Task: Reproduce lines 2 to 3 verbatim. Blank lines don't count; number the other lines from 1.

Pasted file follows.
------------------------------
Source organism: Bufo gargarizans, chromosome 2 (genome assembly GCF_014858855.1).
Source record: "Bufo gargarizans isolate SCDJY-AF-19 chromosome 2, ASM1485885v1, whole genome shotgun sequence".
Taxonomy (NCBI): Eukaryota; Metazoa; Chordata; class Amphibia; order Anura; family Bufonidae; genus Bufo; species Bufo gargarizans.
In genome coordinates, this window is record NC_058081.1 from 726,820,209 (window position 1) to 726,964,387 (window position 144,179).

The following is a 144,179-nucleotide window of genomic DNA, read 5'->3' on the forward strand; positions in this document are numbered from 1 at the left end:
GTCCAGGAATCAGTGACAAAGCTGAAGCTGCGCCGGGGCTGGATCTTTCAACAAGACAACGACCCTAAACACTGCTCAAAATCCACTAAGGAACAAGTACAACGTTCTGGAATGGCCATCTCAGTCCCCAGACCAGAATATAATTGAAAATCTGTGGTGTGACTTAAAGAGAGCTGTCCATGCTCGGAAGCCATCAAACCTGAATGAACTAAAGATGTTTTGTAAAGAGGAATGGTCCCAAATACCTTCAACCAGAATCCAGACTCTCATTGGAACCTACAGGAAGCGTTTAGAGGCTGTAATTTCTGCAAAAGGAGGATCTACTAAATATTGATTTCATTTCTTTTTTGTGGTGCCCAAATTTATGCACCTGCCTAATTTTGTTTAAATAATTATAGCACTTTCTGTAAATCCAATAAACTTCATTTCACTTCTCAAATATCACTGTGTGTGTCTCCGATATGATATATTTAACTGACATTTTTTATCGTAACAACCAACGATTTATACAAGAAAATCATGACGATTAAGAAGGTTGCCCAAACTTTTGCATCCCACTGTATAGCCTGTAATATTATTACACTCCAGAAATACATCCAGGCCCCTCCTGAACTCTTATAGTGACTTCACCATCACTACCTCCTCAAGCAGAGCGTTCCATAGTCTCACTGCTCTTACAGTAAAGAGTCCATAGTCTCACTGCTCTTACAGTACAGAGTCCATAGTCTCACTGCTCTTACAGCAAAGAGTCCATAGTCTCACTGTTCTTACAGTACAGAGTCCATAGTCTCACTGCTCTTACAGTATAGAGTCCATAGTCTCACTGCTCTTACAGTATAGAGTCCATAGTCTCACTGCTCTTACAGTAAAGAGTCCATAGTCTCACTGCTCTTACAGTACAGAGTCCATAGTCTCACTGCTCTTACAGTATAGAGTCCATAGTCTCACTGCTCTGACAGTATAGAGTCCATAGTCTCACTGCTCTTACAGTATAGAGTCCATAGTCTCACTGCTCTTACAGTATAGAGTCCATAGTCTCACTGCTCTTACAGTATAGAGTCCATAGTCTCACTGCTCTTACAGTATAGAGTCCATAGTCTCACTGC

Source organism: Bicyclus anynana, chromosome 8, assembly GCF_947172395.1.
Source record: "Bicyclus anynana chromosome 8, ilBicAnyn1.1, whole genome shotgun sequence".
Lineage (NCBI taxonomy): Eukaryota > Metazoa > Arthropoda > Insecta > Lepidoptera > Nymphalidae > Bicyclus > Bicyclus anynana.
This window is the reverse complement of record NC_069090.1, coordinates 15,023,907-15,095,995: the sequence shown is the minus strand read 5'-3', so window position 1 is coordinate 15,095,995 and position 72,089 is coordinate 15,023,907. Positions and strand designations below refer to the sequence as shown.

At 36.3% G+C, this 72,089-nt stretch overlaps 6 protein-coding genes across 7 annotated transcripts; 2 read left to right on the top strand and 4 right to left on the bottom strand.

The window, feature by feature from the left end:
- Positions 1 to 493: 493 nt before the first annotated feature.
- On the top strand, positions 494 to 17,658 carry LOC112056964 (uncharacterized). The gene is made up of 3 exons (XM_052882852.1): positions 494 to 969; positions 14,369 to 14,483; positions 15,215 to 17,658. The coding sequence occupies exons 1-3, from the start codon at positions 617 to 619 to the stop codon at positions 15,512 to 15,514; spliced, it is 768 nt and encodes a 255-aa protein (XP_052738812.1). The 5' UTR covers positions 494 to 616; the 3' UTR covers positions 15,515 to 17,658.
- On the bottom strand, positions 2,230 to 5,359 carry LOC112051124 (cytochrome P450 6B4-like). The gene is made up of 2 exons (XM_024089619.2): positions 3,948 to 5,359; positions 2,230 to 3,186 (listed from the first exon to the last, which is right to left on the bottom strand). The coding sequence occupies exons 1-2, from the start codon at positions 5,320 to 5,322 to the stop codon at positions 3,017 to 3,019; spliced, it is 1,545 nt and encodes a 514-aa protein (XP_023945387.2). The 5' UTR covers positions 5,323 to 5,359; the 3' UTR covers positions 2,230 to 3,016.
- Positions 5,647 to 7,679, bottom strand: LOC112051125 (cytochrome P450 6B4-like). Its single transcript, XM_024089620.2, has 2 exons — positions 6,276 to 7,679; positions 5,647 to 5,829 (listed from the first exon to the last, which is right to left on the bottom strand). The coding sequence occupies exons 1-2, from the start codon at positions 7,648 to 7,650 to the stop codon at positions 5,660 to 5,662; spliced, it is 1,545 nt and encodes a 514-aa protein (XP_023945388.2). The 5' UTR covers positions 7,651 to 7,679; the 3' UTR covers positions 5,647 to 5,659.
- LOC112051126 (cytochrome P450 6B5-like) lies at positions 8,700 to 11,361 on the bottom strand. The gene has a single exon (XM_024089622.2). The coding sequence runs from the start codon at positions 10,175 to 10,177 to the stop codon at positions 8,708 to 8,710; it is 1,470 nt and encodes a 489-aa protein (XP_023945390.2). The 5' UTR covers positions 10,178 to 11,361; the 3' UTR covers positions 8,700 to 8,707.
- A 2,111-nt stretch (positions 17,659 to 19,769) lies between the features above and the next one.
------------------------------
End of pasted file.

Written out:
Source record: "Bufo gargarizans isolate SCDJY-AF-19 chromosome 2, ASM1485885v1, whole genome shotgun sequence".
Taxonomy (NCBI): Eukaryota; Metazoa; Chordata; class Amphibia; order Anura; family Bufonidae; genus Bufo; species Bufo gargarizans.